In 2017, some Americans could buy legal marijuana almost as easily as they could order a pizza. Pot shops outnumber Starbucks stores in states like Colorado and Oregon, and medical marijuana delivery services drop the drug off at people’s doors in California and Massachusetts.
With marijuana now more accessible — legally — than ever, more researchers are weighing in on its health effects. But that doesn’t mean we fully understand the plant or its impacts.
The National Academies of Sciences, Engineering, and Medicine released a massive report in January that gives one of the most comprehensive looks — and certainly the most up-to-date — at exactly what we know about the science of cannabis. The committee behind the report, representing top universities around the country, considered more than 10,000 studies for its analysis and drew nearly 100 conclusions. Many of those findings are summarized below.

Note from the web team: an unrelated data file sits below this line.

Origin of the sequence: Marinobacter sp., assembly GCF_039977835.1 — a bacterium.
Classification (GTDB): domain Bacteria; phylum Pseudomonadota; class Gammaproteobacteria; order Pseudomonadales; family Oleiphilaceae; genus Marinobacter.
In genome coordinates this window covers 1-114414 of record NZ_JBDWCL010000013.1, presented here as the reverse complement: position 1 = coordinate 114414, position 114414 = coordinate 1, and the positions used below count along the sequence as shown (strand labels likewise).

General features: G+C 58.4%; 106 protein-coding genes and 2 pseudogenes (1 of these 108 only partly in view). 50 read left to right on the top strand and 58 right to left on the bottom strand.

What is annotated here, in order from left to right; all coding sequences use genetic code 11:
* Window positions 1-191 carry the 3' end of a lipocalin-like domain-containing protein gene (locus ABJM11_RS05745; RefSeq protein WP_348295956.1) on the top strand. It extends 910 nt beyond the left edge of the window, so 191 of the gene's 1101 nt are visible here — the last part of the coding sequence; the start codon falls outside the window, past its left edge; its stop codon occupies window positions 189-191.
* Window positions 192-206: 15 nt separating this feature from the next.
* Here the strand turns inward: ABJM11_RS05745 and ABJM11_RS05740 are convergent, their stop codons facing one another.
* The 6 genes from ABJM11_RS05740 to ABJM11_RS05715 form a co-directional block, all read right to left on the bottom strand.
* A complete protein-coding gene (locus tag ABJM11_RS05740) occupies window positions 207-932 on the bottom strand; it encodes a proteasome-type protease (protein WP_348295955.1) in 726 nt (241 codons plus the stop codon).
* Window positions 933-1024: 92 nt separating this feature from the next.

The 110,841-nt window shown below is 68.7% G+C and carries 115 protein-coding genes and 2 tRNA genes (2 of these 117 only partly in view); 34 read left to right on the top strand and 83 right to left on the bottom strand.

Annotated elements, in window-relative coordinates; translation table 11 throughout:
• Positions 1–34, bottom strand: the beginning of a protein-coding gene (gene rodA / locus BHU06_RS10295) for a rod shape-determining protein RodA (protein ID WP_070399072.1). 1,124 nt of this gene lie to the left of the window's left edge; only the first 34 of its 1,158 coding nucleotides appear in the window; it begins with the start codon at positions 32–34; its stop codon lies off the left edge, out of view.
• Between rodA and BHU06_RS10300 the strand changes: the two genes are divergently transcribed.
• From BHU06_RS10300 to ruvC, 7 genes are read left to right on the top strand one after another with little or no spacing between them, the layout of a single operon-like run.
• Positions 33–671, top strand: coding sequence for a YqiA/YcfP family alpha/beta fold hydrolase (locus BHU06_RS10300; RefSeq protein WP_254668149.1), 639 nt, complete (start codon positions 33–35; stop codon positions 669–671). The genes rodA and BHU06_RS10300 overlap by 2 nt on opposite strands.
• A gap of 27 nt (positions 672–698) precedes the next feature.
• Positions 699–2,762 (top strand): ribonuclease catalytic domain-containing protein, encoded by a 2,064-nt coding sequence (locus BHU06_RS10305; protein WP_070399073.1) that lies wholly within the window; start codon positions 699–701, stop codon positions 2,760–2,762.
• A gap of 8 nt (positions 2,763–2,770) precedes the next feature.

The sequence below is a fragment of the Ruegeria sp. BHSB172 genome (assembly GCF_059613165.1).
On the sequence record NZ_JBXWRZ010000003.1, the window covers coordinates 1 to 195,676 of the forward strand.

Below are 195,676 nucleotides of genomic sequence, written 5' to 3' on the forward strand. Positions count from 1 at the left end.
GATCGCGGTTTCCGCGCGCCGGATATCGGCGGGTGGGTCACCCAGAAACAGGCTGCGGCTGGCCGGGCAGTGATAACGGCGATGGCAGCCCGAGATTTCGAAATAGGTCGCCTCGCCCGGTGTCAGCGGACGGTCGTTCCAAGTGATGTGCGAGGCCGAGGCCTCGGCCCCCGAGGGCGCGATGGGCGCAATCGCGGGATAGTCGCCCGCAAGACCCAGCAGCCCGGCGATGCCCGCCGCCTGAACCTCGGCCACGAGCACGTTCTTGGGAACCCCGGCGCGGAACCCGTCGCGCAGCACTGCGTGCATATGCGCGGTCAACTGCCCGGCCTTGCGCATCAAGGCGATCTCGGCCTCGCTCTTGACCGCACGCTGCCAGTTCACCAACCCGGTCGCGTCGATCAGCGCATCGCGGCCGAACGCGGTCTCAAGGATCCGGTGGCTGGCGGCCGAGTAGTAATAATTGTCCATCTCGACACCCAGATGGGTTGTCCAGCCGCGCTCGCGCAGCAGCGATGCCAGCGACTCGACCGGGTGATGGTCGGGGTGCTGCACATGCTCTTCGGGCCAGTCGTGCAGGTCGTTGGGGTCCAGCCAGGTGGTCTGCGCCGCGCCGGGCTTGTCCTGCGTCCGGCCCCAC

In the short term, marijuana can make your heart race.
Within a few minutes of inhaling marijuana, your heart rate can increase by between 20 and 50 beats a minute. This can last anywhere from 20 minutes to three hours, according to the National Institute on Drug Abuse.
The report from the National Academies found insufficient evidence to support or refute the idea that cannabis might increase the overall risk of a heart attack. The same report, however, also found some limited evidence that smoking could be a trigger for a heart attack.